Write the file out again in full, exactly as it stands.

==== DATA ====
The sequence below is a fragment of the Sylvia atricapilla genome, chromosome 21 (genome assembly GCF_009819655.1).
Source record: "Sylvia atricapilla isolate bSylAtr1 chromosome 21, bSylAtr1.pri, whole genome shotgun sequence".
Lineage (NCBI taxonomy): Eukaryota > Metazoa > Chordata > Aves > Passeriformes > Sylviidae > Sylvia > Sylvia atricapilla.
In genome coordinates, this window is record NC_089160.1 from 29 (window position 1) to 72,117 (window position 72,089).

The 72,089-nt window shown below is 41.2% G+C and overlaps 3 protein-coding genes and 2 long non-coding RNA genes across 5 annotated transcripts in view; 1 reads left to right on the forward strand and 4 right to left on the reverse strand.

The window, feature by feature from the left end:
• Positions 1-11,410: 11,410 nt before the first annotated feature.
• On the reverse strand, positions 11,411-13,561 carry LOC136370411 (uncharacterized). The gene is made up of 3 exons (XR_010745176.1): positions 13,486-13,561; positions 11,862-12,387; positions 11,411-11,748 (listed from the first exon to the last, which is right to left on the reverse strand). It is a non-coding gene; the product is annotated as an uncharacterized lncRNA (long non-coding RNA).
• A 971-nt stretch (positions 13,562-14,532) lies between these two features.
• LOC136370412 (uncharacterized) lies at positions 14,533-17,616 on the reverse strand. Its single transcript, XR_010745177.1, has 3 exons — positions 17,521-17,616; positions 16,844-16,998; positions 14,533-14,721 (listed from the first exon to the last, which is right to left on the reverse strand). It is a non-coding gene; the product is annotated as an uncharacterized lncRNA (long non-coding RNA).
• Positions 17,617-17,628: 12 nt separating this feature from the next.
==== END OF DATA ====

The sequence below is a fragment of the Sylvia atricapilla genome, chromosome 21 (genome assembly GCF_009819655.1).
Source record: "Sylvia atricapilla isolate bSylAtr1 chromosome 21, bSylAtr1.pri, whole genome shotgun sequence".
Lineage (NCBI taxonomy): Eukaryota > Metazoa > Chordata > Aves > Passeriformes > Sylviidae > Sylvia > Sylvia atricapilla.
In genome coordinates, this window is record NC_089160.1 from 29 (window position 1) to 72,117 (window position 72,089).

The 72,089-nt window shown below is 41.2% G+C and overlaps 3 protein-coding genes and 2 long non-coding RNA genes across 5 annotated transcripts in view; 1 reads left to right on the forward strand and 4 right to left on the reverse strand.

The window, feature by feature from the left end:
• Positions 1-11,410: 11,410 nt before the first annotated feature.
• On the reverse strand, positions 11,411-13,561 carry LOC136370411 (uncharacterized). The gene is made up of 3 exons (XR_010745176.1): positions 13,486-13,561; positions 11,862-12,387; positions 11,411-11,748 (listed from the first exon to the last, which is right to left on the reverse strand). It is a non-coding gene; the product is annotated as an uncharacterized lncRNA (long non-coding RNA).
• A 971-nt stretch (positions 13,562-14,532) lies between these two features.
• LOC136370412 (uncharacterized) lies at positions 14,533-17,616 on the reverse strand. Its single transcript, XR_010745177.1, has 3 exons — positions 17,521-17,616; positions 16,844-16,998; positions 14,533-14,721 (listed from the first exon to the last, which is right to left on the reverse strand). It is a non-coding gene; the product is annotated as an uncharacterized lncRNA (long non-coding RNA).
• Positions 17,617-17,628: 12 nt separating this feature from the next.